Locals seek a faster healthcare fix 

While we wait on Washington, individuals are taking the reigns

National healthcare reform — whatever that means — has been promised by the end of the year. Even when (or if) that goal is met, there won't be any quick changes. There's more than 1,000 pages of minutia to sift through, and some are plotting against its success before it even gets started.

But some locals aren't waiting for the government to change their insurance fortunes — they're taking on healthcare reform themselves.

Donna Ellington has been lobbying the National Association of Free Clinics to come to Charleston. Last week, 2,300 patients were seen at a two-day NAFC event in Kansas City. Similar clinics have been held in New Orleans, Little Rock, and Houston. Ellington has also started a Facebook page to build support for a massive free clinic to travel to the Lowcouintry.

As a school psychologist in rural Berkeley County for 20 years, Ellington says she saw the effects of a lack of healthcare — children coming to kindergarten without any teeth or with perpetual, untreated infections.

Ellington's personal experience has also motivated her. One of her sons has struggled without quality insurance for years. Because of preexisting conditions, he has had a tough time finding good coverage on the open market and has settled for a catastrophic plan that doesn't address routine health concerns.

There are four free clinics in operation in Charleston County, some with limited operating hours, maximum income limits, and residency restrictions that prevent some from being seen. A massive weekend clinic would also likely bring in a large number of people from surrounding rural areas, Ellington says.

University of South Carolina student Matthew Johnson is also looking to bring a free clinic program to South Carolina. An undergrad with his sights on dental school, Johnson has travelled four times in the past year to rural areas of Tennessee, volunteering with the Remote Area Medical Center. The program is unique because of Tennessee's Open Borders to Doctors law, which allows out-of-state doctors to practice in the state without a license, so medical professionals from throughout the South can offer their services — including doctors, dentists, optometrists, and veterinarians. Medical instruments and other supplies are also donated.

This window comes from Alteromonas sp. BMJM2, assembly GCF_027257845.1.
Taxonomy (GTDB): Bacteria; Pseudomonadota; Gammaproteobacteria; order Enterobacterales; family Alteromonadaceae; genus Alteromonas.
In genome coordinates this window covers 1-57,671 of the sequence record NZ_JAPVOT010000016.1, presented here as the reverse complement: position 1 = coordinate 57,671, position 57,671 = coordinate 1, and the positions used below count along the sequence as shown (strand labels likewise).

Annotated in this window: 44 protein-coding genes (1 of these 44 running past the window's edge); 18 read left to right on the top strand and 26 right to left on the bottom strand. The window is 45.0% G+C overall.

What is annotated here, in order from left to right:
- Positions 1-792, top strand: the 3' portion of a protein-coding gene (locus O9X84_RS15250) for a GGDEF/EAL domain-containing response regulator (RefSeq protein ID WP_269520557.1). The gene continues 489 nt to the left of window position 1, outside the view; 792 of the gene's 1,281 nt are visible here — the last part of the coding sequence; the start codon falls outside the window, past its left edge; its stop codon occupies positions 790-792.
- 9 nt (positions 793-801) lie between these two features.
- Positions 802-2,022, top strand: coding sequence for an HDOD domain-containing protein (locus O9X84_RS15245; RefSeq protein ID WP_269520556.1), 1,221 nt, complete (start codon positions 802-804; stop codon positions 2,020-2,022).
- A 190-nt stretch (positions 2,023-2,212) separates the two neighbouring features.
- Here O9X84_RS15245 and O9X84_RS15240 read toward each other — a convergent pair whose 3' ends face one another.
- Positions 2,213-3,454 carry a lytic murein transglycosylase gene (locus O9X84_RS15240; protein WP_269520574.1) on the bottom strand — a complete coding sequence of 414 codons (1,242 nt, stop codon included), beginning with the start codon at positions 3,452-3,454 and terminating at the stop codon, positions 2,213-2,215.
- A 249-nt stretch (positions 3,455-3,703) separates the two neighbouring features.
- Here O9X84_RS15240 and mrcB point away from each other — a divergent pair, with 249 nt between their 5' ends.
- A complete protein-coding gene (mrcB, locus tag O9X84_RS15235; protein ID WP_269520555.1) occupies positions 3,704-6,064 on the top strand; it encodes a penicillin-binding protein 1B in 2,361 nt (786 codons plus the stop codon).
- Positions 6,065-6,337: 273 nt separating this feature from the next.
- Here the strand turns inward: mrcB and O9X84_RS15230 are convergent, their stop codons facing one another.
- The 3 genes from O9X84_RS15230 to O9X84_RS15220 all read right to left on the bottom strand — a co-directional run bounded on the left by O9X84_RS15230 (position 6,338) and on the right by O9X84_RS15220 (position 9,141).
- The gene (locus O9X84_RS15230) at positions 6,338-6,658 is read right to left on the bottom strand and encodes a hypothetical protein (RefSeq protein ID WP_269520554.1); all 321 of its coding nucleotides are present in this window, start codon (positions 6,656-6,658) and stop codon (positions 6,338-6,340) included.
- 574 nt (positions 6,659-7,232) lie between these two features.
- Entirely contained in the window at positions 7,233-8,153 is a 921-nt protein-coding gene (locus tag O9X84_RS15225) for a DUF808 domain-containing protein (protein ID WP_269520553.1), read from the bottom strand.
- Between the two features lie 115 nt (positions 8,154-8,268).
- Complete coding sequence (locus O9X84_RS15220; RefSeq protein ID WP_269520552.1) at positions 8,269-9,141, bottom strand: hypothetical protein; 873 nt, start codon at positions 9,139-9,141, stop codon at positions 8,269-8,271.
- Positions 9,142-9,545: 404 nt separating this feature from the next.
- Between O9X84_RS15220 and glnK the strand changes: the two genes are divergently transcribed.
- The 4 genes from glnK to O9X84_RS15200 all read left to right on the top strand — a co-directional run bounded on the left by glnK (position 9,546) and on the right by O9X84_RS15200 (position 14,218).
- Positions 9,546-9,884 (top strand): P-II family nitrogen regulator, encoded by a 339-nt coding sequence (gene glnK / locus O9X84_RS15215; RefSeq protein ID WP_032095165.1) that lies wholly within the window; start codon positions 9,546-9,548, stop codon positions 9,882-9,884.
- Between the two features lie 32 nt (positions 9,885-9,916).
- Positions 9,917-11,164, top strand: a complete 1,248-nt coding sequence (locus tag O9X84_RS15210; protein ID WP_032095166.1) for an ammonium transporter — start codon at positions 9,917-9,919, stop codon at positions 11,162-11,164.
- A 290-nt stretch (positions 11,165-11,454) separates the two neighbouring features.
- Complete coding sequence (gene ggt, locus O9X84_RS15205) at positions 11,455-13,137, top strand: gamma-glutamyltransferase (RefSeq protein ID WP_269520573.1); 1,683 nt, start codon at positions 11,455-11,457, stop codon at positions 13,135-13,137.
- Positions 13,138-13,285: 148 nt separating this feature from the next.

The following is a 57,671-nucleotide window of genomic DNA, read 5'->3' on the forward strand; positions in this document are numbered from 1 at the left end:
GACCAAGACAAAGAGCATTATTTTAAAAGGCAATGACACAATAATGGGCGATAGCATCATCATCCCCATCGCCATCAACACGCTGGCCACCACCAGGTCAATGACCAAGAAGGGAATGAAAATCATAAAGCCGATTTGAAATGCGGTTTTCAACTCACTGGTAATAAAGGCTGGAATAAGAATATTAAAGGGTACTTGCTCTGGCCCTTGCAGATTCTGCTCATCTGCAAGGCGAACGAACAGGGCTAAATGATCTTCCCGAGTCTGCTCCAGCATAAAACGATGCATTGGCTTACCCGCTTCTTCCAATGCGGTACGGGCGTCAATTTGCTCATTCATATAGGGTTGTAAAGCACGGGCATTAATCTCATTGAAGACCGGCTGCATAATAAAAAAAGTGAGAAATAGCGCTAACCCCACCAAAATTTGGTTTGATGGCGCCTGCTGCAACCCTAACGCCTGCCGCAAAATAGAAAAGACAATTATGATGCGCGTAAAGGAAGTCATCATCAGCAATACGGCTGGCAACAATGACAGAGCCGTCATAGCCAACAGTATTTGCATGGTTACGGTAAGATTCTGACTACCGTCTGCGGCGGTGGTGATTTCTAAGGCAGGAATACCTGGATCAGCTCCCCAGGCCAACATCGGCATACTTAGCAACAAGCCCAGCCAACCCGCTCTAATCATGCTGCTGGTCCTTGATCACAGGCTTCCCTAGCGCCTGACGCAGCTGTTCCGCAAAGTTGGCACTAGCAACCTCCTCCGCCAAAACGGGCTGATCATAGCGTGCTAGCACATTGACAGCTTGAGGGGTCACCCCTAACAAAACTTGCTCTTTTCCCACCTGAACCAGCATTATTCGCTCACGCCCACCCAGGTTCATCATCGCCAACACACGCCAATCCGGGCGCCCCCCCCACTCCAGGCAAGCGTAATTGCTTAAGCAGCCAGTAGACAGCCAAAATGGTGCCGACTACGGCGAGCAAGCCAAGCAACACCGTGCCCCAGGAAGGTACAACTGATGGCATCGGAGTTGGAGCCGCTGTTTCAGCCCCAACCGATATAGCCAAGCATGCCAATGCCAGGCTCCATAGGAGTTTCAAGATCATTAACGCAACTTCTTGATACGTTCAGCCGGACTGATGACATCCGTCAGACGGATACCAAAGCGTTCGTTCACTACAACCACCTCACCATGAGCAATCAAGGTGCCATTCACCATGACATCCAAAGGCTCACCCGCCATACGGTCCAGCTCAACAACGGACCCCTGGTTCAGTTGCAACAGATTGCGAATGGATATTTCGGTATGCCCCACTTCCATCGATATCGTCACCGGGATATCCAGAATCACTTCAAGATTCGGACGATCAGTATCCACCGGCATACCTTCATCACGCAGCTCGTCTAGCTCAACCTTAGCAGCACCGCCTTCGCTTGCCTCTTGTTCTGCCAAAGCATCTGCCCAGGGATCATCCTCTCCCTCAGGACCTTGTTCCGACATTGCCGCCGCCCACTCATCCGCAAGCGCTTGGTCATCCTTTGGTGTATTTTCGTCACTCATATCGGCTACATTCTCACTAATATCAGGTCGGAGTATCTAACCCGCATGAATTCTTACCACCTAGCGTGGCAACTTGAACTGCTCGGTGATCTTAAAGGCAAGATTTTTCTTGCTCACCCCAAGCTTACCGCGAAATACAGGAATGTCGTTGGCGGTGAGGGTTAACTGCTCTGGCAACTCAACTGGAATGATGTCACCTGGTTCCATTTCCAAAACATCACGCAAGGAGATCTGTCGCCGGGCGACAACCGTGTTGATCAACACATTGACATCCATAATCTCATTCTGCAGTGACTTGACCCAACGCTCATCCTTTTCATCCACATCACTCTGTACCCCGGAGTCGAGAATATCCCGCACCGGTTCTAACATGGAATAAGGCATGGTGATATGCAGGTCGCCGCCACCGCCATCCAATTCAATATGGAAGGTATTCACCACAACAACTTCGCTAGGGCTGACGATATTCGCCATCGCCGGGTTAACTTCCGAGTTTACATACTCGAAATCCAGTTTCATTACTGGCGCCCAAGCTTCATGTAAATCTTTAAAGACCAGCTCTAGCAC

"It's amazing the number of people who show up," Johnson says. On his last strip in September, 715 patients were seen in two days, receiving over $140,000 in free services, including 324 dental procedures.

Johnson has been able to shadow dentists as they provide extractions, cleanings, and fillings for a population that may only see a dentist when the clinic comes around.

A South Carolina ETV crew came along for Johnson's trip in September. He's hopeful the attention will boost state legislation to provide similar out-of-state allowances for doctors so that South Carolina can host a Remote Area Medical Center in the future.

Those with existing insurance need some help, too.

Reese McFaddin has been helping local businesses and individuals lower their healthcare costs for eight years. Climbing costs and the national attention to the issue are keeping her busy.

"They're just either savvy, and they know there are options out there, or they're just looking for a way to save on their budget," McFaddin says.

These days, she's helping a lot of young people lower their healthcare costs by abandoning whatever their employer is offering. She helped one young client recently who was suffering because his much older coworkers were driving up premiums in the office plan.

"When you're young and healthy, I encourage people to take advantage of it while you have it," McFaddin says. "Why are you paying for the expensive Cadillac plan when you don't drive it?"

Individual plans can also work for young families not getting the most out of their company's family plan — and there are even a few individual programs that include tax deductions. But not everyone can or should jump off their company's policy. Individuals with preexisting conditions are often turned down by insurers and sometimes the employer's plan is best.

"I tell people to do their homework," McFaddin says. "Look at the last year and add up the real costs of your visits and then compare that to the premiums you pay."

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